Lewis Conway Jr. was convicted of voluntary manslaughter for fatally stabbing a man after a dispute at an East Austin apartment 25 years ago, a crime for which he served eight years in prison and 12 years of parole. Today, he is running for Austin City Council, and, having served his time, the law should give his campaign a fair chance.
Felons are generally allowed to run for federal office, but elected positions on the local level vary from state to state. In Connecticut, for example, a former felon can vote, run for office and serve in elected office if the person has paid all penalties or served all sentences in full and is not on parole.
In Texas, however, the eligibility requirements are far more vague. An Austin city memo stated that in order for Conway to hold local office on the state level he must have “been pardoned or otherwise released from the resulting disabilities” of his conviction. What is meant by “disabilities,” however, is unclear. For instance, Conway has served his sentence, paid his restitution and had his voting rights restored, but it is still unclear whether these are the disabilities the memo is referring to or not. Clarifying these poorly written state laws and clearing the way for others in his same situation will be the first benefit of Conway’s campaign.
The second will be challenging the stereotype that convicted criminals are somehow less human. “Children whose fathers are locked up, they need to see somebody like me on City Council,” said Conway in a recent interview with the Texas Observer. When felons get out of prison, their punishment doesn’t end. It’s harder for them to find affordable housing, especially in Austin where population increases have skyrocketed applicant competition. It’s harder for them to find jobs, even at low-paying places like Mcdonald’s. And now, it seems, it’s harder for them to run for local office. How much suffering must rehabilitated felons and their families go through until we consider their price paid? No society benefits from punishing anyone beyond what is due, especially when that person’s only wish is to serve his community.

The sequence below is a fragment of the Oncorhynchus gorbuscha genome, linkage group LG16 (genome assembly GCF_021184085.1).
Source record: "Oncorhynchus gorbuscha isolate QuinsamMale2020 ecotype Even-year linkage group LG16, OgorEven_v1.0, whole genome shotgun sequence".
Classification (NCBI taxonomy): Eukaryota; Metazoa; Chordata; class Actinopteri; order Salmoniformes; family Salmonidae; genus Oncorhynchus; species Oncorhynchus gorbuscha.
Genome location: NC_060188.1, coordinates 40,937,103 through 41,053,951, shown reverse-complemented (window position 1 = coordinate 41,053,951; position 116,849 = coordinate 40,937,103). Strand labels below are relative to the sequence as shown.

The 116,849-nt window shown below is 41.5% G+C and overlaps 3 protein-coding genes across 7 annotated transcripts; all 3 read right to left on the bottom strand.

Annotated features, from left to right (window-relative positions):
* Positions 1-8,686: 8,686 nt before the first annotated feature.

The law should give Conway’s campaign a fair shot. Even Conway’s would be opponent, Ora Houston, agrees. “I believe in second chances,” Houston said in an interview with the Texas Observer. “He served his time.”
This, however, is not an endorsement of Conway. If you disagree with his platform or character, that’s fine. Don’t vote for him. But, bad platforms and bad characters do not legally disqualify anyone from running. The only way to distinguish between the good and the bad in the first place is to give everyone, even those who’ve made past mistakes, the opportunity to prove that they can do more to further the common good. That is, after all, the only thing that matters in the end.
Zaher is a government and European thought sophomore from Hudson.